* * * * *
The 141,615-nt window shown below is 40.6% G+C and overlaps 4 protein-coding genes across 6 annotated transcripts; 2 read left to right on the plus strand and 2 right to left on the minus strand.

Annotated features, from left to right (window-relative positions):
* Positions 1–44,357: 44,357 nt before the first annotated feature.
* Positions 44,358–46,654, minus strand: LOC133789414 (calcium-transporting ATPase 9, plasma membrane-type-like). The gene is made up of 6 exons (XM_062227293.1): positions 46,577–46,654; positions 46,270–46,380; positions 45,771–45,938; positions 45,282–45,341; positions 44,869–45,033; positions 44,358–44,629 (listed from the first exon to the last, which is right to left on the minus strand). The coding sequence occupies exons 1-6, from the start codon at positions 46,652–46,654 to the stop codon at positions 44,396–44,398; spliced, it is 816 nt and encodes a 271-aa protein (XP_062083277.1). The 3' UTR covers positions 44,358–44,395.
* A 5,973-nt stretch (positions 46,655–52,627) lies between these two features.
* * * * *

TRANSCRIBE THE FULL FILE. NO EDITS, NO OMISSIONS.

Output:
The 141,615-nt window shown below is 40.6% G+C and overlaps 4 protein-coding genes across 6 annotated transcripts; 2 read left to right on the plus strand and 2 right to left on the minus strand.

Annotated features, from left to right (window-relative positions):
* Positions 1–44,357: 44,357 nt before the first annotated feature.
* Positions 44,358–46,654, minus strand: LOC133789414 (calcium-transporting ATPase 9, plasma membrane-type-like). The gene is made up of 6 exons (XM_062227293.1): positions 46,577–46,654; positions 46,270–46,380; positions 45,771–45,938; positions 45,282–45,341; positions 44,869–45,033; positions 44,358–44,629 (listed from the first exon to the last, which is right to left on the minus strand). The coding sequence occupies exons 1-6, from the start codon at positions 46,652–46,654 to the stop codon at positions 44,396–44,398; spliced, it is 816 nt and encodes a 271-aa protein (XP_062083277.1). The 3' UTR covers positions 44,358–44,395.
* A 5,973-nt stretch (positions 46,655–52,627) lies between these two features.